Annie Gillies of Hiort/St Kilda spins wool outside her old home on a visit to the island in the summer of 1938.

Cloth waulking in South Uist (1970) by Ralph W MortonThe University of Edinburgh

Waulking is the process of shrinking and finishing handwoven tweed. The wet cloth is kneaded and passed from hand to hand round a group of women seated at a board. This rhythmic, repetitive work is often accompanied by song.​ ​ 

This waulking took place in Iochdar, Uibhist a Deas in 1970.​

Cloth Waulking in South Uist (1970) by School of Scottish StudiesThe University of Edinburgh

Croft, Iochdar (1936) by Werner KisslingThe University of Edinburgh

The harvest and cultivation of land and sea provides food, fuel and shelter for coastal and, especially, island communities. Working together contributes to the oral culture of song, story and collective memory.​​

Audio/video excerpts from the fieldwork collection at the School of Scottish Studies Archives, University of Edinburgh.​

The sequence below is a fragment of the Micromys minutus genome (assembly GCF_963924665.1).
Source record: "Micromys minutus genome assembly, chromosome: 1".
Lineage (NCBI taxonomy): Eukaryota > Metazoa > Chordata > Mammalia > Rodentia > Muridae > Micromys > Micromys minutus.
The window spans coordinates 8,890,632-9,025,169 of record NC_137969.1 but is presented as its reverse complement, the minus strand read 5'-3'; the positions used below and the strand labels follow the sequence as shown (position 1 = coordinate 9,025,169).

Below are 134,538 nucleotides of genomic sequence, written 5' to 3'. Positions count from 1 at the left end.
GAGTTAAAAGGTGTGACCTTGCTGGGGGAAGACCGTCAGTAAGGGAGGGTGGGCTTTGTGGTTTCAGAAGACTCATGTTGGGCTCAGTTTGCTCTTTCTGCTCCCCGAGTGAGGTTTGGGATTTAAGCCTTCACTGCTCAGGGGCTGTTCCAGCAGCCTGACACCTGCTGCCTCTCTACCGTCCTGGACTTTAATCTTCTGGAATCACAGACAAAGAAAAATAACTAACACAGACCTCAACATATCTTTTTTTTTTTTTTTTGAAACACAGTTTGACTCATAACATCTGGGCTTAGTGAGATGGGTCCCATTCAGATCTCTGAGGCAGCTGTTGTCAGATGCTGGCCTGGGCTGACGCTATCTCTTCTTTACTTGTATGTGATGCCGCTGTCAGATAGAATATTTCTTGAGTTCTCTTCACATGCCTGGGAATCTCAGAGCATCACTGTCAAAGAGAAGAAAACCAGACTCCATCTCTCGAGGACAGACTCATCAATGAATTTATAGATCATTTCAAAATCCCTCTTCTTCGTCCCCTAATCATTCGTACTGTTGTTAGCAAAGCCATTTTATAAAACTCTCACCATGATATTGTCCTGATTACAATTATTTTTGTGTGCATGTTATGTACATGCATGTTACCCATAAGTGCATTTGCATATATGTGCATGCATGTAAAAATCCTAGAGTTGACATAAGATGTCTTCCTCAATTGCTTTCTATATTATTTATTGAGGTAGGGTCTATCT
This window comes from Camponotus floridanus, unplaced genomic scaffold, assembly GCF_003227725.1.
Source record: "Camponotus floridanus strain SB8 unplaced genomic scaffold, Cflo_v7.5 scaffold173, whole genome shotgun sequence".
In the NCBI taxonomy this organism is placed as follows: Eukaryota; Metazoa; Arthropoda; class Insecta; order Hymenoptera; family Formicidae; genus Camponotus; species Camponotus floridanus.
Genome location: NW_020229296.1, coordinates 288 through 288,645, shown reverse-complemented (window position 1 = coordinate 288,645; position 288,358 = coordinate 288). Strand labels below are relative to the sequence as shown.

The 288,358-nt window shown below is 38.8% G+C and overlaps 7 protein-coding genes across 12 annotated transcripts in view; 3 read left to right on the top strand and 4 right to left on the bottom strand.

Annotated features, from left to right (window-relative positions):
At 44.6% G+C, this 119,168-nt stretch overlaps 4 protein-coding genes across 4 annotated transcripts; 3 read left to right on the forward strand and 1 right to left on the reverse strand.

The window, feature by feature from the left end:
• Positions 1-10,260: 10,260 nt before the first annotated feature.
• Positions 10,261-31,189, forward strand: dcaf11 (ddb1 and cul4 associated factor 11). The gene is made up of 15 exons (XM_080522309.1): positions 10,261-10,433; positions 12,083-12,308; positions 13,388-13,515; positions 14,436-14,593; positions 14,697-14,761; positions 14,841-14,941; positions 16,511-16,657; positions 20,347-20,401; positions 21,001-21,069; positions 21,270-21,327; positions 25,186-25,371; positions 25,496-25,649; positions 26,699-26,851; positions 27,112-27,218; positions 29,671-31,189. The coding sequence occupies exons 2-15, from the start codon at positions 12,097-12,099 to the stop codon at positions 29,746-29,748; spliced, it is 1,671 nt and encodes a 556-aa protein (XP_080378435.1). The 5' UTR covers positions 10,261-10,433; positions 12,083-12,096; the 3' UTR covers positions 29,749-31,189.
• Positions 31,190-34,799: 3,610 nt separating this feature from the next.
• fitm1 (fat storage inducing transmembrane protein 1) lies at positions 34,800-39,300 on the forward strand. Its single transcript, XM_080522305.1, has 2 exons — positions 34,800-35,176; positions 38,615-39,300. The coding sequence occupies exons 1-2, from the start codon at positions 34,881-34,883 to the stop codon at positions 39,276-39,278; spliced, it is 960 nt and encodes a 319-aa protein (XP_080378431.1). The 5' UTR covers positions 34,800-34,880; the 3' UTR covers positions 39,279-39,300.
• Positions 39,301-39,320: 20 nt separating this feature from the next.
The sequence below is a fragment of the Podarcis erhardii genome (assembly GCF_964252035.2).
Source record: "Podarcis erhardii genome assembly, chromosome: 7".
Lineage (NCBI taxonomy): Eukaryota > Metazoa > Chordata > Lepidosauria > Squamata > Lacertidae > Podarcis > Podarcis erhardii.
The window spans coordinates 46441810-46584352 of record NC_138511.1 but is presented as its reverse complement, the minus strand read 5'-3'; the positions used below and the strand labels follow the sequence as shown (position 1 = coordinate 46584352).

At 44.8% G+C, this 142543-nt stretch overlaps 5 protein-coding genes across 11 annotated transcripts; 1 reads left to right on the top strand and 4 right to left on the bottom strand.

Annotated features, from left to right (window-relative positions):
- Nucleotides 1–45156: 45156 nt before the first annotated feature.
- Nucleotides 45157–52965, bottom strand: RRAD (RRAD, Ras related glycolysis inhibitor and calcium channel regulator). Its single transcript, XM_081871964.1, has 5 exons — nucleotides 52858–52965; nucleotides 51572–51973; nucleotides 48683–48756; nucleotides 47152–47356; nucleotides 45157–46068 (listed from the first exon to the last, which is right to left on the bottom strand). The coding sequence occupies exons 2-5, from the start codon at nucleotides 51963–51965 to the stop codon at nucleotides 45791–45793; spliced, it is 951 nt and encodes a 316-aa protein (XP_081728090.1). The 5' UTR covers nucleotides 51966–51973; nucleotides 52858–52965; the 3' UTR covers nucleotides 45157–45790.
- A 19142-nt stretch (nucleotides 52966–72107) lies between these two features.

MacIntosh's Lament​
Donald MacDonell recorded by Calum Maclean in 1954 (SA1954.51.A4). Available on The Fiddler and his Art (Greentrax Recordings, 1993).​

Birds, St Kilda
Roderick Campbell, Bragar, Leòdhas/Lewis, recorded by Eric Cregeen in 1958 (SA1958.192B). Available at

Products from sheep, Shetland
Laura Malcolmson: Cunningsburgh, Shetland, recorded by Alan Bruford (SA1970.236.A6). Available at​​

Caolas Bheàrnaraigh is Uig​
Peggy Effy Smith, Cnìp, Leòdhas/Lewis, recorded by James Ross (SA1957.102.B10)​ ​

Cloth Waulking in South Uist filmed by the School of Scottish Studies (VA1970.01). Iochdar waulking group: Kate Nicolson, Penny Morrison, Penny Maclellan, Kate M Macintyre, Elizabeth Macdonald, Mary Hollister, Catherine Campbell, Kate Macmillan.​ ​

Discover more from The School of Scottish Studies Archives:

Credits: Story

Story by Cathlin Macaulay, Archives Curator, School of Scottish Studies Archives.

Credits: All media
The story featured may in some cases have been created by an independent third party and may not always represent the views of the institutions, listed below, who have supplied the content.